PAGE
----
Companies who claim they only have time to reply to successful candidates are risking the reputation of their brand, an industry expert has claimed.
Will Shepherd, Managing Director of recruitment specialists PPS Works, warned that arrogant attitudes towards unsuccessful candidates are costing employers custom – as ignored applicants punish them by shopping with their competitors in future.
“If a young graduate invested several hours applying to one of the big supermarkets and felt hurt by a lack of courtesy, you could see the competitor finding a new customer by this channel,” Shepherd explained. “We all know consumers can be very fickle and poor treatment is a good reason to spend elsewhere.”
He also warned recruiters not to use the current ‘buyers market’ as an excuse for dismissing the hard work that candidates put in to their applications.
“The difficult jobs market means employers really do have the pick of the cream of the crop right now, but they should treat with caution those who do not make the cut.
“Whist job applicants realise they are not going to get every job they go after, they will have invested a substantial amount of their time in job hunting, which is an arduous process. Many will feel they are within their rights to expect at least some form of communication thanking them for their interest.”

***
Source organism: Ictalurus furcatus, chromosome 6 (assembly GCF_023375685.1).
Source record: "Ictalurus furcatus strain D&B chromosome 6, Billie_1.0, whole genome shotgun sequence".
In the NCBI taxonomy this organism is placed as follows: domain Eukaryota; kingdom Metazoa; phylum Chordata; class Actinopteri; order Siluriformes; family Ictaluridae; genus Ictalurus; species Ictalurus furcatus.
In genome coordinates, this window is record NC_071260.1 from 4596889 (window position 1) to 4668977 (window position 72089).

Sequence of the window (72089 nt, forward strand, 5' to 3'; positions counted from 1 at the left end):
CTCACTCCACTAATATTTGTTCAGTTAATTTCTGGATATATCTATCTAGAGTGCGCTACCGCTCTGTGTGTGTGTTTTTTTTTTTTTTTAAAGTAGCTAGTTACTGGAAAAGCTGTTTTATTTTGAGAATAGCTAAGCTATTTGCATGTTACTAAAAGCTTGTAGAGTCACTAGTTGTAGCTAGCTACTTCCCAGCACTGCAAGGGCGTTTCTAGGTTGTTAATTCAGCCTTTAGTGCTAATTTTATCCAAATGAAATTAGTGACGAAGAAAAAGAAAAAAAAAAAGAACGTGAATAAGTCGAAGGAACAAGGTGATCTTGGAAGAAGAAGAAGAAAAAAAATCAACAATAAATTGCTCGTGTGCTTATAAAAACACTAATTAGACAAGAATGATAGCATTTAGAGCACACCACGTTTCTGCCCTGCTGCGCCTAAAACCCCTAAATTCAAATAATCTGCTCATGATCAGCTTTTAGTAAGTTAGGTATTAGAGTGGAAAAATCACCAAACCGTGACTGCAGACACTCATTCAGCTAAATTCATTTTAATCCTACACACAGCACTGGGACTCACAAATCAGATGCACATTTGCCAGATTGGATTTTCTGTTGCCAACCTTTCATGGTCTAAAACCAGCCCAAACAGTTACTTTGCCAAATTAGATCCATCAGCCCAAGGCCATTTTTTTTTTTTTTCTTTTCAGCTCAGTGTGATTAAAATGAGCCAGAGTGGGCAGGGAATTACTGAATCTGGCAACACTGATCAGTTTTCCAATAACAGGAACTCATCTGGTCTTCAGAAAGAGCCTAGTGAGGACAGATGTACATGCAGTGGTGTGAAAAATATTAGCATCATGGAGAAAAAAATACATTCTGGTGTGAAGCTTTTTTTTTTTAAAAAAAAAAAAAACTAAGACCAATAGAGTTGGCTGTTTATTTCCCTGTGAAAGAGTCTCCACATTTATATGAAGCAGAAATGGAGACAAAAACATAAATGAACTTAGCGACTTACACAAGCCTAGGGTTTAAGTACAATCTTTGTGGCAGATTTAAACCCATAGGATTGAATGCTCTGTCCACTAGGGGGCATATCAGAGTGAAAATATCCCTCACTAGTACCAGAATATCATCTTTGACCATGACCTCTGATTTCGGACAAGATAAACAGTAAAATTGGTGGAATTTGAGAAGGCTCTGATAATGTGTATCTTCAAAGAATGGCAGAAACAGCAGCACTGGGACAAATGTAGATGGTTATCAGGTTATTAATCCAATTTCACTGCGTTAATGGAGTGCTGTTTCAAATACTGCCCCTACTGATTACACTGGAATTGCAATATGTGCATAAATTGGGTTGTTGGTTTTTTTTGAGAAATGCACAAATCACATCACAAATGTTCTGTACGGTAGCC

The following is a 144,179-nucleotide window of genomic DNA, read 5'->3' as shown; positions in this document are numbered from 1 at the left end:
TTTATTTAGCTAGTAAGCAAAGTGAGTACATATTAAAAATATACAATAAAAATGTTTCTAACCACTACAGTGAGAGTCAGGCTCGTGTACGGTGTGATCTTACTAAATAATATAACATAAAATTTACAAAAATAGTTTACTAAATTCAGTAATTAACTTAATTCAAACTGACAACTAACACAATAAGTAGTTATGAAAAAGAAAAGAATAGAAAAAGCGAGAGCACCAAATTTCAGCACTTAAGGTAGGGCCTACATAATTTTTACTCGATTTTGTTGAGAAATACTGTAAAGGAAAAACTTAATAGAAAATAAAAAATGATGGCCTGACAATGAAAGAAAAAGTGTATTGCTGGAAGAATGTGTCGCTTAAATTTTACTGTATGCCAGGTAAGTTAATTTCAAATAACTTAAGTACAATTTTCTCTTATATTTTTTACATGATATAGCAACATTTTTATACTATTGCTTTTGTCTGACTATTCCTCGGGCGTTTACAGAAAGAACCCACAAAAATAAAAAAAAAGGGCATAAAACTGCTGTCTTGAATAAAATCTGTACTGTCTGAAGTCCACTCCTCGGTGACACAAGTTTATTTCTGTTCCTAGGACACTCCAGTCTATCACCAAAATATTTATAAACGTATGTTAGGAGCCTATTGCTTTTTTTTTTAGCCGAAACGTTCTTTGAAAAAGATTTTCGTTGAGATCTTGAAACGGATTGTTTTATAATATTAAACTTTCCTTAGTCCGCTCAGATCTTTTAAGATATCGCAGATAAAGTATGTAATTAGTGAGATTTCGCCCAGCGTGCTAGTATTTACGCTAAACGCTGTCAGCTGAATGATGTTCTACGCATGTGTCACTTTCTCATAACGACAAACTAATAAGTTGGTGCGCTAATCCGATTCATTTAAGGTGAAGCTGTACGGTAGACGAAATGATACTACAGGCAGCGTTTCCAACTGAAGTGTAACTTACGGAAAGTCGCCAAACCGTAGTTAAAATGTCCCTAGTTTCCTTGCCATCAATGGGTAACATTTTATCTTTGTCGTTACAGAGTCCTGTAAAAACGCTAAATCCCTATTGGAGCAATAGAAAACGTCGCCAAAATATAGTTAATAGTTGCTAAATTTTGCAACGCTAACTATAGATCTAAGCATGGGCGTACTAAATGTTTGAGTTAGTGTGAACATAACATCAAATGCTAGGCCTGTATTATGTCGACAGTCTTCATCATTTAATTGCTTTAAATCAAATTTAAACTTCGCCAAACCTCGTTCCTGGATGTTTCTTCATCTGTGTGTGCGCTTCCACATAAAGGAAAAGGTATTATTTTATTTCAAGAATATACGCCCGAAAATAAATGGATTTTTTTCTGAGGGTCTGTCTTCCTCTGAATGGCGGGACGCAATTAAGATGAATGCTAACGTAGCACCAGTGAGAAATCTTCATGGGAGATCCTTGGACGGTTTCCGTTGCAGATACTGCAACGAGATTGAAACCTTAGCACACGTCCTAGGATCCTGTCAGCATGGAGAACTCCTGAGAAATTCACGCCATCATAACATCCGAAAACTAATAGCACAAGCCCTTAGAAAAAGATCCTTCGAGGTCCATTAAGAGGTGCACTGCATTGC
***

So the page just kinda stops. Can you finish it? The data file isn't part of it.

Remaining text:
Attacking the typical recruiter response that replying to everyone is simply too time-consuming, Shepherd pointed out that new technology mean there is now no excuse.
“If a company has invested in an Applicant Tracking System, then to properly reject a couple of thousand candidates would cost no more than a couple of hundred pounds,” he said.
The alternative – blanking them – could prove far more costly than this in the long-term. “The invisible impact if you don’t let applicants down gently could have a big financial impact, even over a short period,” Shepherd warned.
The expert’s message is clear – recruiters must realise that poor treatment of candidates is not in their company’s best interests.
“There can be no doubt that showing respect for the candidate from the start can only help organisations strengthen their brand,” he said. “It is an issue that should be taken far more seriously.”
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